World-renowned neurosurgeon, scientist and entrepreneur Professor Teodoro Forcht Dagi believes that Lithuania can become an innovative economy on a level with other Western European countries if the relationship between science and business is strengthened and promoted by the state.
Professor Teodoro Forcht Dagi
© Organizatorių archyvas

“In the long term Lithuania should find capabilities to finance and support the introduction of new technologies into the market. It's very important to do so to start exporting Lithuanian science and technology and earning the reputation of a country in which science and business can successfully cooperate and attract capital,” said Dr Dagi, who has successfully managed venture capital funds investing in early stage biomedical companies.

The famous neurosurgeon is a board member of Kaunas and Boston-based company Vittamed, which introduced a ground- breaking innovation to global market – a non-invasive intracranial pressure absolute value gauge developed by Kaunas Technical University scientists.

Professor Dagi believes that the Vittamed product which he said is a world-first can become Lithuania‘s innovation business card.

Dagi stressed that Lithuanian scientists have huge potential and are already getting international recognition, but that this was only the start of becoming an integral part of large, important international scientific projects and attracting international investment and capital.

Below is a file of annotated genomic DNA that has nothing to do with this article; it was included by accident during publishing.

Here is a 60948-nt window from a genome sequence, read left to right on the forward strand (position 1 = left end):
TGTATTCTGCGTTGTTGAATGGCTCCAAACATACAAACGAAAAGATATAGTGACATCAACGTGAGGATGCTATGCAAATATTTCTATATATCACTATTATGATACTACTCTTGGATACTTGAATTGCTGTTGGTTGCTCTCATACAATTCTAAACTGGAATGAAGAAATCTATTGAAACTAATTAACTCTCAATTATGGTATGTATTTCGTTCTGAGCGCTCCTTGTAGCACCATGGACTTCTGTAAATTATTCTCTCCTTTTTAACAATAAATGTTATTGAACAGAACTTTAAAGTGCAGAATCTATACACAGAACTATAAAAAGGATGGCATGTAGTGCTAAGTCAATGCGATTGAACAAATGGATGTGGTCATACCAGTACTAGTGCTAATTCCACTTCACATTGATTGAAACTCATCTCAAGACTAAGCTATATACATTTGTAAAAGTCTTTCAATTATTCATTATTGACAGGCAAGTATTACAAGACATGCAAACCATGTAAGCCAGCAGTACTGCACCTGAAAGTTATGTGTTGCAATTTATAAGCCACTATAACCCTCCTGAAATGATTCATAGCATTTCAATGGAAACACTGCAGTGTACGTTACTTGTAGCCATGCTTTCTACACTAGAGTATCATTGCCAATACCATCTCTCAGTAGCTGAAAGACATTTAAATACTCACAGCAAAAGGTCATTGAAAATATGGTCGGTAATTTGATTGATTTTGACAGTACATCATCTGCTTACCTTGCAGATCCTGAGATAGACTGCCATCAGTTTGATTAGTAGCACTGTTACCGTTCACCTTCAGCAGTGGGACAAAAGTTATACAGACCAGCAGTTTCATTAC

He said the first step was to open up Lithuania inventions, innovations and technologies to global organisations and businesses.

Dagi who has recently became the Honorary Doctor of Kaunas University of Technology, holds faculty appointments at Harvard Medical School, where he is a member of the Academy, and at Massachusetts Institute of Technology (MIT). He is a graduate of the Johns Hopkins Schools of Medicine and of Public Health, completed a neurosurgical residency at the Massachusetts General Hospital, and held the Joseph P. Kennedy Jr. and the Neuroresearch Foundation Fellowships at Harvard University.

Dr Dagi has deep interests in medical innovation and in translational surgery. He is credited with developing the first cerebellar stimulating systems for intractable epilepsy and early artificial-intelligence-based decision support systems for neurosurgery.


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